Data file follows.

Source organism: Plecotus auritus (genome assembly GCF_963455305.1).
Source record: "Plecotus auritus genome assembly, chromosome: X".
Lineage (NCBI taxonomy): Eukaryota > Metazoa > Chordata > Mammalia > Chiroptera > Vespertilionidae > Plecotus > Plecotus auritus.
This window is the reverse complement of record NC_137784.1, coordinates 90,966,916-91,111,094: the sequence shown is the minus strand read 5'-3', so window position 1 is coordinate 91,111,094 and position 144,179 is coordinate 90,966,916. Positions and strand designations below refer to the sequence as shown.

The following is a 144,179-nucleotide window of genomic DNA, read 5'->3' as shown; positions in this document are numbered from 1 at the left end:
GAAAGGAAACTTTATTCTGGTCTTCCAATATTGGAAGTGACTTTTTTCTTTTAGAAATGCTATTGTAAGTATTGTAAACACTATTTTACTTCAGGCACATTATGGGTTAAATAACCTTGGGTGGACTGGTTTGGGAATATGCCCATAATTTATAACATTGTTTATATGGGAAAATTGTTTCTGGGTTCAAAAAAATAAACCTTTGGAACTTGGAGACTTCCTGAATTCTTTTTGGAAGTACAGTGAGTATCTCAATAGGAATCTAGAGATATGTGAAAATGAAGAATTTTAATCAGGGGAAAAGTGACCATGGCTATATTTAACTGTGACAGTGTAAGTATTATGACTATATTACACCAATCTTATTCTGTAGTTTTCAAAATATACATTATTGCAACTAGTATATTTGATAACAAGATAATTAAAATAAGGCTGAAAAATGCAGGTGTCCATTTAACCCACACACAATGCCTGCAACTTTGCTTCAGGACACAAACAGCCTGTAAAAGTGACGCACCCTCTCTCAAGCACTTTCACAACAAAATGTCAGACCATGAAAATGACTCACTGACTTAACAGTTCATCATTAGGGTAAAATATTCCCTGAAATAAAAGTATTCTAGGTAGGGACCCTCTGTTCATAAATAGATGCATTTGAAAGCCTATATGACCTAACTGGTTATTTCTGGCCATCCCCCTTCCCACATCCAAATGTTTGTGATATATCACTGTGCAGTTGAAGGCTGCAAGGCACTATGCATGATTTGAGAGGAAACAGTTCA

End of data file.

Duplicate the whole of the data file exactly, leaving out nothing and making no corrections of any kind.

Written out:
Source organism: Plecotus auritus (genome assembly GCF_963455305.1).
Source record: "Plecotus auritus genome assembly, chromosome: X".
Lineage (NCBI taxonomy): Eukaryota > Metazoa > Chordata > Mammalia > Chiroptera > Vespertilionidae > Plecotus > Plecotus auritus.
This window is the reverse complement of record NC_137784.1, coordinates 90,966,916-91,111,094: the sequence shown is the minus strand read 5'-3', so window position 1 is coordinate 91,111,094 and position 144,179 is coordinate 90,966,916. Positions and strand designations below refer to the sequence as shown.

The following is a 144,179-nucleotide window of genomic DNA, read 5'->3' as shown; positions in this document are numbered from 1 at the left end:
GAAAGGAAACTTTATTCTGGTCTTCCAATATTGGAAGTGACTTTTTTCTTTTAGAAATGCTATTGTAAGTATTGTAAACACTATTTTACTTCAGGCACATTATGGGTTAAATAACCTTGGGTGGACTGGTTTGGGAATATGCCCATAATTTATAACATTGTTTATATGGGAAAATTGTTTCTGGGTTCAAAAAAATAAACCTTTGGAACTTGGAGACTTCCTGAATTCTTTTTGGAAGTACAGTGAGTATCTCAATAGGAATCTAGAGATATGTGAAAATGAAGAATTTTAATCAGGGGAAAAGTGACCATGGCTATATTTAACTGTGACAGTGTAAGTATTATGACTATATTACACCAATCTTATTCTGTAGTTTTCAAAATATACATTATTGCAACTAGTATATTTGATAACAAGATAATTAAAATAAGGCTGAAAAATGCAGGTGTCCATTTAACCCACACACAATGCCTGCAACTTTGCTTCAGGACACAAACAGCCTGTAAAAGTGACGCACCCTCTCTCAAGCACTTTCACAACAAAATGTCAGACCATGAAAATGACTCACTGACTTAACAGTTCATCATTAGGGTAAAATATTCCCTGAAATAAAAGTATTCTAGGTAGGGACCCTCTGTTCATAAATAGATGCATTTGAAAGCCTATATGACCTAACTGGTTATTTCTGGCCATCCCCCTTCCCACATCCAAATGTTTGTGATATATCACTGTGCAGTTGAAGGCTGCAAGGCACTATGCATGATTTGAGAGGAAACAGTTCA